Using Web-Based Distance Learning to Reduce Cultural Distance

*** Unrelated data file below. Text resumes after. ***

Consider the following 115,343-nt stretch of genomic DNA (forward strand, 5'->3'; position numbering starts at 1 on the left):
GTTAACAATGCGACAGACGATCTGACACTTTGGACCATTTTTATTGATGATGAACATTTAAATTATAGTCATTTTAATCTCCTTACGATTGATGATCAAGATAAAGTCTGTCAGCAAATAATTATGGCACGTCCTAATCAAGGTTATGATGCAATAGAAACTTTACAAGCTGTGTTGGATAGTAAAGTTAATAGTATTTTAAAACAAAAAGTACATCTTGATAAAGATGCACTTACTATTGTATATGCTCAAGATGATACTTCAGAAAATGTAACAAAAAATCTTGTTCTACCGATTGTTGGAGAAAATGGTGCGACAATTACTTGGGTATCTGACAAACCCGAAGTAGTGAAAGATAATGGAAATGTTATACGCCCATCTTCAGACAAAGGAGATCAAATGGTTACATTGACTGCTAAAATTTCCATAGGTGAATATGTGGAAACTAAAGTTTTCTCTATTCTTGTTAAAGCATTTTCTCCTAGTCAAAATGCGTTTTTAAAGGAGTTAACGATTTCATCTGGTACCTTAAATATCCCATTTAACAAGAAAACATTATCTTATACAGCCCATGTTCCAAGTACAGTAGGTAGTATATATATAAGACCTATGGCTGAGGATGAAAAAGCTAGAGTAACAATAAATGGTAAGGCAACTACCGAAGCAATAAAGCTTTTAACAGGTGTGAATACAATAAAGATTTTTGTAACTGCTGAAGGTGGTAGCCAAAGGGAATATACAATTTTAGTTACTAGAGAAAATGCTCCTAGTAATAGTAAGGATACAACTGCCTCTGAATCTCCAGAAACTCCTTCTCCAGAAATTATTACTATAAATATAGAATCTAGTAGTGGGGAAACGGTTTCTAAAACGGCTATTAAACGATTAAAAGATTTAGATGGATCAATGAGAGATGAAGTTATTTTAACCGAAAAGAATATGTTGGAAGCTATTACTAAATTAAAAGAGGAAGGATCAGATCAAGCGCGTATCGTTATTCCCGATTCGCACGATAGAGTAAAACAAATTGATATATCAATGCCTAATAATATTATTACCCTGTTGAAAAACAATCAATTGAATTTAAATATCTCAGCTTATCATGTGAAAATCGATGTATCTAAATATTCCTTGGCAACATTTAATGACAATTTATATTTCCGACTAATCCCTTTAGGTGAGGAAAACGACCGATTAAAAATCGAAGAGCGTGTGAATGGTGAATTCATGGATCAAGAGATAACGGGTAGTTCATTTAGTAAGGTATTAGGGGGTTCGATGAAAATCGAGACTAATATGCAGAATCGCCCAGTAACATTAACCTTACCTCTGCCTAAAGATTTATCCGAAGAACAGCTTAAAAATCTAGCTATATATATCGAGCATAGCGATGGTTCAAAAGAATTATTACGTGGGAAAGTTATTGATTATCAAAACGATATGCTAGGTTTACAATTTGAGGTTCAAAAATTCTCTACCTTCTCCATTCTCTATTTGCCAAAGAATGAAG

In recent years, Web-based distance learning (WBDL) systems have become a popular learning environment for many western learners. While it has been established as an effective learning alternative, WBDL is not flourishing in Hong Kong as expected. This paper proposes that this is because Hong Kong students are not trained to learn independently and actively, as required in distance learning. Trapped in a Chinese Confucian-heritage culture, a generation of Hong Kong learners’ learning behavior can be summarized as shy, passive, reactive, inarticulate, non-collaborative, and timid—in short, the SPRINT learning behavior. Hong Kong learners with a SPRINT learning behavior contrast drastically with western learners, who are more proactive, articulate, collaborative, and eager to challenge traditions. The cultural distance in learning that is between western learners and traditional Chinese learners is wide and visible in Hong Kong. The objective of this research was to examine whether a WBDL environment that was integrated with advanced information and communication technology (ICT) can reduce this cultural distance and induce a motivation to learn through interaction. Several key ICT components are suggested that can help to remedy the cultural learning deficiencies of Hong Kong learners when using WBDL environments.